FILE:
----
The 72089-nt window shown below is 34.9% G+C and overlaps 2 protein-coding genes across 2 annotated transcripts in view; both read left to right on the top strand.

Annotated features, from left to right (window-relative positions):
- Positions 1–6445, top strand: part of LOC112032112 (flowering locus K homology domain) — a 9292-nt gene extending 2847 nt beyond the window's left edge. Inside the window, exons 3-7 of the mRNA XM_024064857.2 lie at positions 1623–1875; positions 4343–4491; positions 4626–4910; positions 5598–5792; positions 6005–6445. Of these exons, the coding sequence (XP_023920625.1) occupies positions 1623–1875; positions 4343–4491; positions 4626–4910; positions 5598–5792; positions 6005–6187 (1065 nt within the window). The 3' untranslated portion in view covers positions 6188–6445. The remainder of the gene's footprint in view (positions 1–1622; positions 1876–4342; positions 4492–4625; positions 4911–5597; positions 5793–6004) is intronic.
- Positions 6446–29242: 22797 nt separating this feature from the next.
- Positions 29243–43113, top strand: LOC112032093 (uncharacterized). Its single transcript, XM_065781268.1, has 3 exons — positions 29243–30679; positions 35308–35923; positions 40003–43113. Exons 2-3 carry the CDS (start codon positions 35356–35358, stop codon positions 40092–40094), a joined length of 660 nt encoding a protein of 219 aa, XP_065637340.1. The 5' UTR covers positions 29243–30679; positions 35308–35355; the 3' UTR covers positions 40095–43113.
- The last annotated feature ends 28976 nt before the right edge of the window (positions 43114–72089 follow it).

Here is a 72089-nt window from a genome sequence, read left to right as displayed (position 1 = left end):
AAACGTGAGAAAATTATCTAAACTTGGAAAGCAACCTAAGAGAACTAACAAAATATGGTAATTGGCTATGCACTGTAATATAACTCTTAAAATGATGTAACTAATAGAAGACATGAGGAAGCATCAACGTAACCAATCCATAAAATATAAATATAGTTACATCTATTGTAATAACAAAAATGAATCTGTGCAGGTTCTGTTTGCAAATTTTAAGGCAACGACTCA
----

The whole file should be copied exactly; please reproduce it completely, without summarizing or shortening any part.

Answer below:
The 72089-nt window shown below is 34.9% G+C and overlaps 2 protein-coding genes across 2 annotated transcripts in view; both read left to right on the top strand.

Annotated features, from left to right (window-relative positions):
- Positions 1–6445, top strand: part of LOC112032112 (flowering locus K homology domain) — a 9292-nt gene extending 2847 nt beyond the window's left edge. Inside the window, exons 3-7 of the mRNA XM_024064857.2 lie at positions 1623–1875; positions 4343–4491; positions 4626–4910; positions 5598–5792; positions 6005–6445. Of these exons, the coding sequence (XP_023920625.1) occupies positions 1623–1875; positions 4343–4491; positions 4626–4910; positions 5598–5792; positions 6005–6187 (1065 nt within the window). The 3' untranslated portion in view covers positions 6188–6445. The remainder of the gene's footprint in view (positions 1–1622; positions 1876–4342; positions 4492–4625; positions 4911–5597; positions 5793–6004) is intronic.
- Positions 6446–29242: 22797 nt separating this feature from the next.
- Positions 29243–43113, top strand: LOC112032093 (uncharacterized). Its single transcript, XM_065781268.1, has 3 exons — positions 29243–30679; positions 35308–35923; positions 40003–43113. Exons 2-3 carry the CDS (start codon positions 35356–35358, stop codon positions 40092–40094), a joined length of 660 nt encoding a protein of 219 aa, XP_065637340.1. The 5' UTR covers positions 29243–30679; positions 35308–35355; the 3' UTR covers positions 40095–43113.
- The last annotated feature ends 28976 nt before the right edge of the window (positions 43114–72089 follow it).

Here is a 72089-nt window from a genome sequence, read left to right as displayed (position 1 = left end):
AAACGTGAGAAAATTATCTAAACTTGGAAAGCAACCTAAGAGAACTAACAAAATATGGTAATTGGCTATGCACTGTAATATAACTCTTAAAATGATGTAACTAATAGAAGACATGAGGAAGCATCAACGTAACCAATCCATAAAATATAAATATAGTTACATCTATTGTAATAACAAAAATGAATCTGTGCAGGTTCTGTTTGCAAATTTTAAGGCAACGACTCA